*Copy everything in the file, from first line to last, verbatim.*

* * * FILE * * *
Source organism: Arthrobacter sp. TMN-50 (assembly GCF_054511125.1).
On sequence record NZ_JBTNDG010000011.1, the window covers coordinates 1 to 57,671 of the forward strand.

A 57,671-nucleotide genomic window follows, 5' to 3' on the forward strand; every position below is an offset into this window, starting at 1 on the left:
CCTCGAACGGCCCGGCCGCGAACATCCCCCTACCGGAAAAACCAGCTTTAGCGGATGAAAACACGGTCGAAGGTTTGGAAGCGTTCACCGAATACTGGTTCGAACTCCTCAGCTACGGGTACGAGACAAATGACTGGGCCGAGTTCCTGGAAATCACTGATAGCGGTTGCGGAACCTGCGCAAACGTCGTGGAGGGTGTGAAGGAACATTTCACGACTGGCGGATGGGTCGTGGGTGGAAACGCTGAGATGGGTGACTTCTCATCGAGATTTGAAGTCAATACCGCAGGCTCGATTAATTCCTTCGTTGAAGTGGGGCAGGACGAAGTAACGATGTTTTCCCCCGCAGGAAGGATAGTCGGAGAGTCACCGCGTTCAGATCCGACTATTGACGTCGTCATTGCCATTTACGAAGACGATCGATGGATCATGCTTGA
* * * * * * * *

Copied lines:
Source organism: Arthrobacter sp. TMN-50 (assembly GCF_054511125.1).
On sequence record NZ_JBTNDG010000011.1, the window covers coordinates 1 to 57,671 of the forward strand.

A 57,671-nucleotide genomic window follows, 5' to 3' on the forward strand; every position below is an offset into this window, starting at 1 on the left:
CCTCGAACGGCCCGGCCGCGAACATCCCCCTACCGGAAAAACCAGCTTTAGCGGATGAAAACACGGTCGAAGGTTTGGAAGCGTTCACCGAATACTGGTTCGAACTCCTCAGCTACGGGTACGAGACAAATGACTGGGCCGAGTTCCTGGAAATCACTGATAGCGGTTGCGGAACCTGCGCAAACGTCGTGGAGGGTGTGAAGGAACATTTCACGACTGGCGGATGGGTCGTGGGTGGAAACGCTGAGATGGGTGACTTCTCATCGAGATTTGAAGTCAATACCGCAGGCTCGATTAATTCCTTCGTTGAAGTGGGGCAGGACGAAGTAACGATGTTTTCCCCCGCAGGAAGGATAGTCGGAGAGTCACCGCGTTCAGATCCGACTATTGACGTCGTCATTGCCATTTACGAAGACGATCGATGGATCATGCTTGA